The first step is to calculate how many boat amps you use daily. To do this, you must go through meticulously and calculate amp usage by hours used by anything aboard.
You’ll need this information to determine the size and/or the number of batteries for your house power. This depends a great deal on the amount of electricity the systems on your boat will likely consume over a given period of time.
In order to determine the ampere-hour draw of your vessel, you need to know what electrical equipment you have and, then calculating the current draw of your domestic circuit of the boat electrics over a typical 24 hour period.
How much electricity will your DC loads use? The current, or boat amps, multiplied by the time of operation, or hours, equates to amp-hours (Ah) per day. For example, if you have two running lights that each draw 1.5 amps, and those lights are operating for five hours a night, the Ah per day consumption would be 2 x 1.5 x 5 = 15 Ah/Day.
A small powerboat, usually rigged without a separate generator, generally consumes from 60 to 200 Ah per day. A large cruiser or sportfisherman could easily consume upwards of 400 Ah per day.
To calculate what your boat needs make a chart and list the consumption amounts of all systems, everything from the head, to the bilge pump, to the GPS unit. Now, if your boat has AC power, too, that must be factored in if an inverter is used aboard to turn AC current into DC current. More math is required to translate AC usage into DC usage. AC watts x hours/10 = Ah/Day. Now add all of the consumption figures up to come away with a gross energy consumption Ah/Day.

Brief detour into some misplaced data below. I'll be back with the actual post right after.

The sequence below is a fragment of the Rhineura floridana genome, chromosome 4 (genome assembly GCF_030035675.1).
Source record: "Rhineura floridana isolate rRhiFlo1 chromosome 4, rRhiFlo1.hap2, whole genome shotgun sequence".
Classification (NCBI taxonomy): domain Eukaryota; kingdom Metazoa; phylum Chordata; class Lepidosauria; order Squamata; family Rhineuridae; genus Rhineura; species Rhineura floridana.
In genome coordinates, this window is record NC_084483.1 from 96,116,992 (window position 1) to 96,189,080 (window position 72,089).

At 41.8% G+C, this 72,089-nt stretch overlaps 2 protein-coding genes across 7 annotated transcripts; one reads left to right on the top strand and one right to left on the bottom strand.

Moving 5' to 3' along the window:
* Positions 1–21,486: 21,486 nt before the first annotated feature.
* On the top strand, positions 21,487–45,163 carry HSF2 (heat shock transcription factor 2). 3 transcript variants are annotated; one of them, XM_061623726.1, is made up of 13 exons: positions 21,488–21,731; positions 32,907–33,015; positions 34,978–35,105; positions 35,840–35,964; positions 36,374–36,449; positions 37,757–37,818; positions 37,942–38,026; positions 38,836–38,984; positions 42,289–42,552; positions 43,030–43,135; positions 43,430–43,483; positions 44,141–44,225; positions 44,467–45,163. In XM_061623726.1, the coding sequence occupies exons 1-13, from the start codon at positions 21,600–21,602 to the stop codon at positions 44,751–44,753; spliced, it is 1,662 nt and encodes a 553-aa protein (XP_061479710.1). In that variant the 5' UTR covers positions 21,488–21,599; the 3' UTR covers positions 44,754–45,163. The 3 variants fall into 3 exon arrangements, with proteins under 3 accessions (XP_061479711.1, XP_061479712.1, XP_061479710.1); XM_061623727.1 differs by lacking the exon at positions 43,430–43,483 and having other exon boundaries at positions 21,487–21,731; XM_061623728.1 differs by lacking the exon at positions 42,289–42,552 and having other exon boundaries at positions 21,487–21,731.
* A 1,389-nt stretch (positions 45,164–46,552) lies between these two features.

With this figured out, you can determine the battery capacity that meets your energy needs and begin the process of choosing a marine battery. Many experts say your battery capacity should be three to four times your daily energy consumption. So a boater using an estimated 160 Ah per day should have a house battery bank capacity of 560 Ah of capacity.
If you don’t know how to calculate amp usage for each individual thing that uses electricity, you’re going to have to be a bit of a sleuth – you need to find the watts and voltage for each light bulb, each appliance and so on. Most packaging will contain the information you need, often you can look it up online.
And with that knowledge you can readily calculate the battery charging regime necessary to prevent undue strain on the marine batteries and keep the whole electrical system ticking over.
In order to determine the proper amp hour rating capacity you need for your boat, simply add up the 12-volt accessories you have, multiply by 20; that should give you a very good approximation of your boat’s amp hour battery requirement.
Ratings can usually be found on equipment nameplates or in their manuals, and will be expressed in terms of power (measured in watts) or current draw (measured in amps). The relationship between power and current is expressed as:
Power (W) = Current (A) x System Voltage (V)
To derive amps from watts, simply transpose this equation and divide the wattage by the system voltage.
For example, a 6 watt navigation light bulb in a 12 volt system will draw 0.5 amps - which, if it's switched for ten hour each day when underway will have consumed 5 amp/hours (Ah).
It is usually advised to buy a battery at least 20% over this requirement, as 12-volt capacity varies with usage and as batteries age.
However, many experts say your battery capacity should be three to four times your daily energy consumption